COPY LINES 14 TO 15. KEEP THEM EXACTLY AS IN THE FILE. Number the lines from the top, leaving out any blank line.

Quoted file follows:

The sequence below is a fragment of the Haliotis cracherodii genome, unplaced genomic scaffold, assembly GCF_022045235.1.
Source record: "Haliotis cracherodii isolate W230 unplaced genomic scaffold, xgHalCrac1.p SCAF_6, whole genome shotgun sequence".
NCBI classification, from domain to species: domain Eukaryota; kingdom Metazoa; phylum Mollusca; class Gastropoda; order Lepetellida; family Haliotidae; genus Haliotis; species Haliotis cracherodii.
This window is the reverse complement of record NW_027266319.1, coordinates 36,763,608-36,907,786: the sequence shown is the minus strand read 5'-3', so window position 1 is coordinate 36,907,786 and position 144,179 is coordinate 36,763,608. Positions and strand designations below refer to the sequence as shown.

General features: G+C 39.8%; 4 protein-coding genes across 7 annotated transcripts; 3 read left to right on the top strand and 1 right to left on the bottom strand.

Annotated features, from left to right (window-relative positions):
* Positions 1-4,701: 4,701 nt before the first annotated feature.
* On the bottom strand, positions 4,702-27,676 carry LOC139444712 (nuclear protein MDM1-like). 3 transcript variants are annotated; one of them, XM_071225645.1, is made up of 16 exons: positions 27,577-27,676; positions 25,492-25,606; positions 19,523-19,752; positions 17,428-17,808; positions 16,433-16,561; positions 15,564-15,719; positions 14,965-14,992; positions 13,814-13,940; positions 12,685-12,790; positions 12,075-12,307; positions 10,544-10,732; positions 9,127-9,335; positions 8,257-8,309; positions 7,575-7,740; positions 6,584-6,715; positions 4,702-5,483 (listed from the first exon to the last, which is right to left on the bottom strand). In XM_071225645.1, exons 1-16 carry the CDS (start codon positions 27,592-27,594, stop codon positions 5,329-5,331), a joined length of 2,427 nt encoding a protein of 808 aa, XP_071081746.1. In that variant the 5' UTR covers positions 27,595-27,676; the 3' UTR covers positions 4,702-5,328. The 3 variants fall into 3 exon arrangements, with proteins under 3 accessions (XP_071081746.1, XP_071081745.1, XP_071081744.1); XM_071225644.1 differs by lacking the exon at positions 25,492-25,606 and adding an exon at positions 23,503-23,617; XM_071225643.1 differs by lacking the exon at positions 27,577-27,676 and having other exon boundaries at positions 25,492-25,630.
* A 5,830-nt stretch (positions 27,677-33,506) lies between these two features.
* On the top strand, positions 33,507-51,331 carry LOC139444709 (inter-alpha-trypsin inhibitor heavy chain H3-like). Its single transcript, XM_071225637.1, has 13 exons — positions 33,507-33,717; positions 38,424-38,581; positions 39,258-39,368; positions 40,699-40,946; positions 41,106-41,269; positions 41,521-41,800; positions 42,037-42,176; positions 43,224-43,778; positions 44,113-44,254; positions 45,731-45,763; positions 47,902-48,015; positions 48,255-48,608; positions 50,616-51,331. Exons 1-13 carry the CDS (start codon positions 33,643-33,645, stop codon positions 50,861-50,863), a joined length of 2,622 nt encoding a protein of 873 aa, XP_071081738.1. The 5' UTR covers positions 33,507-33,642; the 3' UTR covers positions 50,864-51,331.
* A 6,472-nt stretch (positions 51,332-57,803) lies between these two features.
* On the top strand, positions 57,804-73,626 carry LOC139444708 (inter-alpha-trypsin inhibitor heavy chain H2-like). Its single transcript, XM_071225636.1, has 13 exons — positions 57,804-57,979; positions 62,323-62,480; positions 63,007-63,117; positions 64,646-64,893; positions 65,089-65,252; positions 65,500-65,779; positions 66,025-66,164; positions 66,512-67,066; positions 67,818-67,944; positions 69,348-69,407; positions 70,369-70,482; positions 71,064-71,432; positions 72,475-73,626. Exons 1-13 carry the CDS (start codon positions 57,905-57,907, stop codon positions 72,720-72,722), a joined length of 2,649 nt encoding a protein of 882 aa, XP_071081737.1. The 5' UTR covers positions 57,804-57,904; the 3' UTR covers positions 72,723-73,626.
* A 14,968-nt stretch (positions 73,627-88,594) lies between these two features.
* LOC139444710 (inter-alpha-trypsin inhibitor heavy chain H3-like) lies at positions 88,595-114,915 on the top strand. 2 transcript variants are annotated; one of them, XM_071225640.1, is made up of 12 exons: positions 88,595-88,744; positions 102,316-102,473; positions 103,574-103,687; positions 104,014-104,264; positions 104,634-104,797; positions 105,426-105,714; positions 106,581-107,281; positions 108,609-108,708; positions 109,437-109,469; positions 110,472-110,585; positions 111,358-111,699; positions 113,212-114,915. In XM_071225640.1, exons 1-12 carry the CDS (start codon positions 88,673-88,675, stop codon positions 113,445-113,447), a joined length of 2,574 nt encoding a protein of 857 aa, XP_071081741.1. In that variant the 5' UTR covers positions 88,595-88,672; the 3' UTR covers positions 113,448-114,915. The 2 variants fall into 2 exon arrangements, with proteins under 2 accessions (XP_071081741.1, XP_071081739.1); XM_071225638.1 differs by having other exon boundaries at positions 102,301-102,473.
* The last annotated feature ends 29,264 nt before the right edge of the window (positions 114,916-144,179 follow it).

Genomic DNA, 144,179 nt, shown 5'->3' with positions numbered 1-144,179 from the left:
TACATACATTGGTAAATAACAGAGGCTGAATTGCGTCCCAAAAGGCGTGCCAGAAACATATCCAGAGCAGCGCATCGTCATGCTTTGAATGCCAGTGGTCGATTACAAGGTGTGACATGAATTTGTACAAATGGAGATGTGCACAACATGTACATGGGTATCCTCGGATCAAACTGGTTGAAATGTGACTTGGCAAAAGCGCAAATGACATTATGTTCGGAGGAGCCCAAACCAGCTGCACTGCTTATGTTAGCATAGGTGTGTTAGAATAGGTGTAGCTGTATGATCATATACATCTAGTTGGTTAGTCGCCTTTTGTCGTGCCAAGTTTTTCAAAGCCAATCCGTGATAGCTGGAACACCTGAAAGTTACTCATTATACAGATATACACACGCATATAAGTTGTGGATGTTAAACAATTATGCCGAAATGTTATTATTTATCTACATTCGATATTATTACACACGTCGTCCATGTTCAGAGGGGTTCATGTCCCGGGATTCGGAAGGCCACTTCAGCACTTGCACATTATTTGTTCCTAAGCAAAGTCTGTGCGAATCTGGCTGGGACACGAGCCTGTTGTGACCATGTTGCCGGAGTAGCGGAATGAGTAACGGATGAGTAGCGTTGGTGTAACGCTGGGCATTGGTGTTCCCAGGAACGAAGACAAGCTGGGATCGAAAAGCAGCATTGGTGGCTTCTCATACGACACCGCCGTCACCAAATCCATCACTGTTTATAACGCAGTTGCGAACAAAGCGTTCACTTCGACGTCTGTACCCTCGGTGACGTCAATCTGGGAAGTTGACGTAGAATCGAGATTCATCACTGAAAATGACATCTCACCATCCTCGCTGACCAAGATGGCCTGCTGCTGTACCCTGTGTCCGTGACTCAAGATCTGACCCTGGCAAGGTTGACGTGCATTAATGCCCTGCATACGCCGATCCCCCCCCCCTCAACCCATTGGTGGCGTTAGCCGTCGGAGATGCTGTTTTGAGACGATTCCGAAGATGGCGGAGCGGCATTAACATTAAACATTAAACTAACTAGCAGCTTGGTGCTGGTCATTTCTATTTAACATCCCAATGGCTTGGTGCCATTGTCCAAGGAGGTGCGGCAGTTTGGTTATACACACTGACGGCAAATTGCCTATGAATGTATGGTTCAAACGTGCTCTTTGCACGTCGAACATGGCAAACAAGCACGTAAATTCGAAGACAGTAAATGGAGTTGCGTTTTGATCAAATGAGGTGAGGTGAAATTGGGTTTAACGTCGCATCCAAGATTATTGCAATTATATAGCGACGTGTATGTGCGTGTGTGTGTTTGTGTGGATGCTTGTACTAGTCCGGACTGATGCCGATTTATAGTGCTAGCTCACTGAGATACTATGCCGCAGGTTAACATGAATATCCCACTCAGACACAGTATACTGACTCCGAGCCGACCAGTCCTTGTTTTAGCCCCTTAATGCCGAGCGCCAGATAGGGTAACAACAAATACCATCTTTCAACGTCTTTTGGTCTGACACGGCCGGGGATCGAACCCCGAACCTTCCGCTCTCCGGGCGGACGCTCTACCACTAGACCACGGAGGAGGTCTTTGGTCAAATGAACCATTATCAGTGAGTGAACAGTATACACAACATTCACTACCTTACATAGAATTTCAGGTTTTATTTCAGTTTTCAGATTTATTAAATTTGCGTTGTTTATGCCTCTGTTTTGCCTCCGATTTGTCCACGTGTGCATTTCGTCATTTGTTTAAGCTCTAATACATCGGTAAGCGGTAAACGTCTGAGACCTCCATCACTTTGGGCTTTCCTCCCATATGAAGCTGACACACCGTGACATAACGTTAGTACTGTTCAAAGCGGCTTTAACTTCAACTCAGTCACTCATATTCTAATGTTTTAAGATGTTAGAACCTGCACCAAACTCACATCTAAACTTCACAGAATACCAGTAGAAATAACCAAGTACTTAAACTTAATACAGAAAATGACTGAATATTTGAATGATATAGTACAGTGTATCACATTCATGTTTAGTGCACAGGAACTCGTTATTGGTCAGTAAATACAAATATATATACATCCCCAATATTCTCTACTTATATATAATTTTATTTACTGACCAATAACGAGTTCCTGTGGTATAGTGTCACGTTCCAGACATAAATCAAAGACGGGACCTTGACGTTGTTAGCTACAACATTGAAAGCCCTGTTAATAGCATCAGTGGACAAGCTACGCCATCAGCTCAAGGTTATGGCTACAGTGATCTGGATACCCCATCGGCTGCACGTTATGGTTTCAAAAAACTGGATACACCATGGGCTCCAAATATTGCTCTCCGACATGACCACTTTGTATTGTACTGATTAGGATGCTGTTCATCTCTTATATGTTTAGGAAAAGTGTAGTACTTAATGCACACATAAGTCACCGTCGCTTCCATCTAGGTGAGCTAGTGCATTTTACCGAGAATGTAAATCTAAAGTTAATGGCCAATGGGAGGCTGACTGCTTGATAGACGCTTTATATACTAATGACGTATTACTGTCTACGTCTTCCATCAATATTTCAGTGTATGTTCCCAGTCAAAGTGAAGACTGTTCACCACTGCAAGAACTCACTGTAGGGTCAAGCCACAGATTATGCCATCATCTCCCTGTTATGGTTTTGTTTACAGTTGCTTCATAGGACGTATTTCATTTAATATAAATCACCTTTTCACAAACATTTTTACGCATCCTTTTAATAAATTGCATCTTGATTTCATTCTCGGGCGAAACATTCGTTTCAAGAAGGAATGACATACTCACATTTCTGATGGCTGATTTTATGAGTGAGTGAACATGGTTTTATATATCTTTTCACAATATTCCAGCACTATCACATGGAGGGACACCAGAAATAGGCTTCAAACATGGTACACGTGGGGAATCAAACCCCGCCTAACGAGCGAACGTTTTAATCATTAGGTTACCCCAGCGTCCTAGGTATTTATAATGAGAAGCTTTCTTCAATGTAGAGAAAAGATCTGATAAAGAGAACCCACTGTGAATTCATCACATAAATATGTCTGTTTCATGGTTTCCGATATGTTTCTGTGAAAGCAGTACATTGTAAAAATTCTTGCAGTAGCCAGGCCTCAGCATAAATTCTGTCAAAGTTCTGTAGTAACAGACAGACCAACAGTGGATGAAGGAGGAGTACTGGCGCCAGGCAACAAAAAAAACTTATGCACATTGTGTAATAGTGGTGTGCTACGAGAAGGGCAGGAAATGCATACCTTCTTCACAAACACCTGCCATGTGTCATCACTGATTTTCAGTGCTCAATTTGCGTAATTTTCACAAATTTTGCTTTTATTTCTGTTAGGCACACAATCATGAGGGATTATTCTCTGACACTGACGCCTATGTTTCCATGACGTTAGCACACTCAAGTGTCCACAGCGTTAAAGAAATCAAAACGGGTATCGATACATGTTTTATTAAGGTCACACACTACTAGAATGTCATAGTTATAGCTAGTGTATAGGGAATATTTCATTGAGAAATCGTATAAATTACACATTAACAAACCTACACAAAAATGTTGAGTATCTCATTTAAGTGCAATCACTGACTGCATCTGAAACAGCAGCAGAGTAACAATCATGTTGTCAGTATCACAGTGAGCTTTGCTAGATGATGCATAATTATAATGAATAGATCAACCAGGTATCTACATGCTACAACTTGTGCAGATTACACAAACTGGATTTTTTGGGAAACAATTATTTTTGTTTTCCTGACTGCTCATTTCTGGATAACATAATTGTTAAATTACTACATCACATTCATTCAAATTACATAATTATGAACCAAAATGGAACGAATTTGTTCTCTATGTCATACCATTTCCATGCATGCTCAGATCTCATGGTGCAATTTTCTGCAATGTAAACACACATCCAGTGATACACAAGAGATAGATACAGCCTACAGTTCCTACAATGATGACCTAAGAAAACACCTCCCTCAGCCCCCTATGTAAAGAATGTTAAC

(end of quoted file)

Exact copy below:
* LOC139444710 (inter-alpha-trypsin inhibitor heavy chain H3-like) lies at positions 88,595-114,915 on the top strand. 2 transcript variants are annotated; one of them, XM_071225640.1, is made up of 12 exons: positions 88,595-88,744; positions 102,316-102,473; positions 103,574-103,687; positions 104,014-104,264; positions 104,634-104,797; positions 105,426-105,714; positions 106,581-107,281; positions 108,609-108,708; positions 109,437-109,469; positions 110,472-110,585; positions 111,358-111,699; positions 113,212-114,915. In XM_071225640.1, exons 1-12 carry the CDS (start codon positions 88,673-88,675, stop codon positions 113,445-113,447), a joined length of 2,574 nt encoding a protein of 857 aa, XP_071081741.1. In that variant the 5' UTR covers positions 88,595-88,672; the 3' UTR covers positions 113,448-114,915. The 2 variants fall into 2 exon arrangements, with proteins under 2 accessions (XP_071081741.1, XP_071081739.1); XM_071225638.1 differs by having other exon boundaries at positions 102,301-102,473.
* The last annotated feature ends 29,264 nt before the right edge of the window (positions 114,916-144,179 follow it).